Meanwhile, McMillan argues that based on the 1970s definition, the U.S. should already be experiencing stagflation—there’s been a supply shock caused by pandemic-related supply chain issues and a significant increase in the money supply due to the Fed’s policies.

But we’re not already in a period of stagflation now, and McMillan isn’t worried about another one happening—because the economy is fundamentally different today than it was back then. It’s showing more signs of momentum than stagnation, he says.

“Right now, inflation is very bad, but the perception is even worse than reality because of gas prices,” says McMillan. “On the one hand, I think it’s absolutely right to be worried about those things, but on the other hand, you need to be as worried about them as the data indicates—and I think people are too worried right now.”

Meanwhile, some economists believe the U.S. has already reached peak inflation.

How to Navigate Stagflation

Whether or not the U.S. is headed for another bout of stagflation remains to be seen. Even in the absence of that label, 2022 has been a difficult year for investors.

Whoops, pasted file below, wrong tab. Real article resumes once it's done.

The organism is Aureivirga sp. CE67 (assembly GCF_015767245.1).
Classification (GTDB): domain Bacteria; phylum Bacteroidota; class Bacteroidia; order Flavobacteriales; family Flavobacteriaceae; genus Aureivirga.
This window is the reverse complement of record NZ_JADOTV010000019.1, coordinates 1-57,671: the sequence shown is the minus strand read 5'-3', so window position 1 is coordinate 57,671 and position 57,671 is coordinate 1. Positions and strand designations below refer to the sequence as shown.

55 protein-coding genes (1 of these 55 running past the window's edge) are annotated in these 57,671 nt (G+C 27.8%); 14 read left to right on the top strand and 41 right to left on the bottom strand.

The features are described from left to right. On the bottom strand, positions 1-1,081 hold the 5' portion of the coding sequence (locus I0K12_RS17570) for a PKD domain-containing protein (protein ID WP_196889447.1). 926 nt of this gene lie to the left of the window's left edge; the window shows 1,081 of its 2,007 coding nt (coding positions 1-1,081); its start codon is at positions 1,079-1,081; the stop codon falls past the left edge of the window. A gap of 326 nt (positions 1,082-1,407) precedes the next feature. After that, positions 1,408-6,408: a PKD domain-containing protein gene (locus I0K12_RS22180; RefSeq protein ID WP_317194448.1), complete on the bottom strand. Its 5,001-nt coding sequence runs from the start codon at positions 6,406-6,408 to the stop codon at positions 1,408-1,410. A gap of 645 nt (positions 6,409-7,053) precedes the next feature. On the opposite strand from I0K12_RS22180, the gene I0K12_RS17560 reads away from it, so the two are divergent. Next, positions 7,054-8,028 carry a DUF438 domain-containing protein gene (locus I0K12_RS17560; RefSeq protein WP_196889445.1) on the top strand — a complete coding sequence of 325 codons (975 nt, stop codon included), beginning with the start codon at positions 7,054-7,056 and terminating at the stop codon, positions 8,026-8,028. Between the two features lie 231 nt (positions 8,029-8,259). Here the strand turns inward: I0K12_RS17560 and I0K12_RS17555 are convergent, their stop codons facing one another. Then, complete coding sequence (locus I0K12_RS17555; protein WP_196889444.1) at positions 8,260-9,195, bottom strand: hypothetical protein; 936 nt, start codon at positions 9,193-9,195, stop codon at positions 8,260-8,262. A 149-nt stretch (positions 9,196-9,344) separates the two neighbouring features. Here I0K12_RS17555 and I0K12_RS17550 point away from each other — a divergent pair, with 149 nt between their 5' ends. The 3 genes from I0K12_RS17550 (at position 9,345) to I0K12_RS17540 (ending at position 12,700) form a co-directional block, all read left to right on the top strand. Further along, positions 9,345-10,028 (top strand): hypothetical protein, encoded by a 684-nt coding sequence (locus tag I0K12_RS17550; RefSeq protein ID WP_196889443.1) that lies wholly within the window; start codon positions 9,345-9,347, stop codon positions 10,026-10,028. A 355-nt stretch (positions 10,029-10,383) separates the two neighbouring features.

Haworth says that investors are battling two headwinds—high inflation and rising interest rates—that don’t necessarily create a clearcut path for investing. “This is the challenge for investors: A lot of things that might normally do well in a slower economic environment aren’t working,” he says. “It’s leaving you with challenging options and challenging choices.”

As a result, it’s important to carefully consider the changes you may make to your portfolio, such as adding more exposure to assets (like commodities) that historically rise in value along with inflation or prioritizing shorter-maturity bonds that aren’t as sensitive to rising interest rates, Haworth says. When weighing big purchasing decisions—like a car, for example—consider whether you can defer or delay the purchase of items where prices may be temporarily elevated, he adds.

McMillan says that there could be some relief ahead if we’ve already reached “peak fear” about inflation.

He adds that paying attention to both the underlying data and the headlines is important. “If you’re an investor, you need to play off expectations as much as reality,” he says.

Finally, even if the pace of economic growth slows or even contracts—as many people on Wall Street are forecasting—investors should focus on tweaks to their asset allocations rather than wholesale changes. “Don’t panic and do something foolish, still kind of stay the course,” Bond says.